How do urban beaches affect the city and fit within the urban landscape? How are they seen, experienced and shaped by the people attending? See the Sea pictures attempt to show these different aspects. Céline Diais used an old analogue camera when making this series. The soft colours show the poetic beauty of these temporary public spaces, where „people are invited to collectively participate in a twirl of playing the beach without the sea“ as French ethnologist Emmanuelle Lallemand said.

Coloured with the soft nostalgia, these pictures give an impression of timelessness, like photographs from a daydream.

Céline Diais is a French photographer. She began her career working as a journalist for daily newspapers in France.  There, she discovered photography. See the Sea series is her first personal project, inspired by the seaside aesthetics.

Marton Kallai (Hungary) "Solotvyno – A Dream about Salt"

© Marton Kallai (Hungary) "Solotvyno – A Dream about Salt"

Solotvyno is a salt mining town in south western Ukraine. Mining has ended in the last decade, but water keeps on working under the ground. Salty water and black mud offers health treatments for thousands of visitors. Local investors pump water from the former mines to maintain the bathing capacity in sanatoriums and retreats, but this helps water to get underground doing further damage. Collapsing mines cause huge craters to open on the surface and forces people to move away from the village. The nearby Tisa river is at danger too: if water breaks through the salt mine, it could run to the river causing a biological catastrophe.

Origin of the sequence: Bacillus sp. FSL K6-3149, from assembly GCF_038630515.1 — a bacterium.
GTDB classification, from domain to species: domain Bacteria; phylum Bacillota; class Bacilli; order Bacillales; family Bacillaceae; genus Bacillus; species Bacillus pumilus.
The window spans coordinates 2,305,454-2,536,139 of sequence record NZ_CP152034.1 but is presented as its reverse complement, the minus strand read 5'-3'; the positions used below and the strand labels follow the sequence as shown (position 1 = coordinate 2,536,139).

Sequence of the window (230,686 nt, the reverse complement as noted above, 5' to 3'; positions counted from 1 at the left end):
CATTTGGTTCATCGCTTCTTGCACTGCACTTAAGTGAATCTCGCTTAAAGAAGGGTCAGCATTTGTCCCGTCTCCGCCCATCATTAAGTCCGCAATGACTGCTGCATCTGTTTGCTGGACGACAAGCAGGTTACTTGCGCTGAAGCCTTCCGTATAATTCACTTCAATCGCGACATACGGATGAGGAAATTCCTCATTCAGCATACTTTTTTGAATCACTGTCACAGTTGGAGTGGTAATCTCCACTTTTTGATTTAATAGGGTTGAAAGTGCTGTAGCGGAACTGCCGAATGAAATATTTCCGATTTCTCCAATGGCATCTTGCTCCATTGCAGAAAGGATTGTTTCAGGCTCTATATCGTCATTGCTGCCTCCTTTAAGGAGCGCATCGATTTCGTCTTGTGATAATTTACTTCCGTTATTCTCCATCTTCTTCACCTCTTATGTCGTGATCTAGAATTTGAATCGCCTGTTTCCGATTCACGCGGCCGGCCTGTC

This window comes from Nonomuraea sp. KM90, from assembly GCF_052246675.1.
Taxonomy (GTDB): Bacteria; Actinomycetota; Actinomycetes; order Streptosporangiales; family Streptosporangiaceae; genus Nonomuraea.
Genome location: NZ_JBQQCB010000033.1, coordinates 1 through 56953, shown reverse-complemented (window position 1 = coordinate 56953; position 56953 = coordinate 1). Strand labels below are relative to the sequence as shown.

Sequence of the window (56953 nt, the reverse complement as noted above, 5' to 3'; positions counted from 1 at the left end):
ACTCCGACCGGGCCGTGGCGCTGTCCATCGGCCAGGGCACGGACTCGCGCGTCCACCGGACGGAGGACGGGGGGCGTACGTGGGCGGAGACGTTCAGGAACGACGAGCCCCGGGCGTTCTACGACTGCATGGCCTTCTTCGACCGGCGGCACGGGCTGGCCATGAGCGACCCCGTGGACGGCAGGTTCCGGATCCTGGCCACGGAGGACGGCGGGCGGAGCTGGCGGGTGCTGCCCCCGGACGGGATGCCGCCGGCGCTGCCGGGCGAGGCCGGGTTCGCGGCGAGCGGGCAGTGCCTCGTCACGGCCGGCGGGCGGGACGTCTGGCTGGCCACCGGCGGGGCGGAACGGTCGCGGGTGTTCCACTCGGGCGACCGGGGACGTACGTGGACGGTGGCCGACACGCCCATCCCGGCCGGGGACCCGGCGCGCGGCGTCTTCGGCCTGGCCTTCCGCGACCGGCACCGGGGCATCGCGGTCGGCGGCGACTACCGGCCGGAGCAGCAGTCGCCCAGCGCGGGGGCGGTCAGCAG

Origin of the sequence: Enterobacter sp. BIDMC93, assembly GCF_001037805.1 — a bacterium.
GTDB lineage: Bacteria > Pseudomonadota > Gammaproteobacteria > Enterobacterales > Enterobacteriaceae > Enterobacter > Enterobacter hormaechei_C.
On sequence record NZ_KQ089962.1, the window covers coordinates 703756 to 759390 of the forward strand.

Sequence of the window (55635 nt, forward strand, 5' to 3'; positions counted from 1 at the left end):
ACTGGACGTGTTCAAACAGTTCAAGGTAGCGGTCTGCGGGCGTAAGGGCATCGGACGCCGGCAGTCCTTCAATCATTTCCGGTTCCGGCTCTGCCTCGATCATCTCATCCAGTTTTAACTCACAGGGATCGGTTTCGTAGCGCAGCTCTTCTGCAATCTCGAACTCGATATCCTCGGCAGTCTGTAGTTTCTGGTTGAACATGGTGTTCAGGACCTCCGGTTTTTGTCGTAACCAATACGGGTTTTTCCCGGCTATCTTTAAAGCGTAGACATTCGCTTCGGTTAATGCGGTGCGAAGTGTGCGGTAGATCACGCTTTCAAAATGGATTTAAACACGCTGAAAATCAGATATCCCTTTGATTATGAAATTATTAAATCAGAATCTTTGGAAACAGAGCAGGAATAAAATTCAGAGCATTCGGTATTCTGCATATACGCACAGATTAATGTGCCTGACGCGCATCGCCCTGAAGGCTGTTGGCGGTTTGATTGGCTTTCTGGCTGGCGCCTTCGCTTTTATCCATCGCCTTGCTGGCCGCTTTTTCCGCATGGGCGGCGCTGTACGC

Marton Kallai  is a documentary photographer based in Budapest, Hungary. He studied photography and sociology in the "ELTE" University Budapest. Marton has been working as a photographer since 2006. He focuses on documentary photo essays with a special interest in nature and environment.

Krzysztof Racoñ’s (Poland) “Zakrzowek”

© Krzysztof Racoñ (Poland) “Zakrzowek”

An old limestone quarry in the center of Krakow was closed and filled with water in the 90s. Since then it became a popular spot amongst young people who seek relief from heat and clamour of the city in the summer. Due to various tragic accidents caused by jumping off the rocks, drowning and a few cases of suicides, the city authorities banned the admission to the surrounding teritory and bathing in the lake. However, even the fencing of the area did not stop people from coming by.

Many proposals were brought in for the redevelopment of Zakrzówek area in the recent years. Private developer proposed to build a new complex of flats around the lake, but the local community protested. Finally the city authorities decided to purchase the land and initiate the construction of an organized public beach.

Krzysztof Racoń is a documentary photographer based in Krakow, currently studying at the Institute of Creative Photography in Opava (Czech Republic). He is a graduate of the Jagiellonian University and Academy of Photography in Krakow (Poland) and of Sputnik Photos mentorship program. Twice awarded in the international contest "Lens on development" organized by the Polish Ministry of Foreign Affairs. In 2013, his project on the small village located in the shadow of a great industrial conveyor tube brought him first place in the Vienna International Photo Awards. In 2015 he published „Rura” in a photobook form. His second project „Disappearing Lakes” is dedicated to Rożnowskie and Czchowskie lakes located nearby his hometown.

Berta Tilmantaitė (Lithuania) "Surfing India"

© Berta Tilmantaite (Lithuania) "Surfing India"

Chanting loudly, the fishermen drag their boats to the shore, as the birds circle above in hoping for some fresh fish. Dolphins can be seen at play in the waves off in the distance, but here closer to the shore it is a surfer that takes the centre stage. Positioning himself in a small barrel wave, he moves further out, cutting into the surf.  He appears out of place, it’s as if someone has simply pasted him into the scene. It's not widely known that  India offers one of the most unique surfing spots on the planet.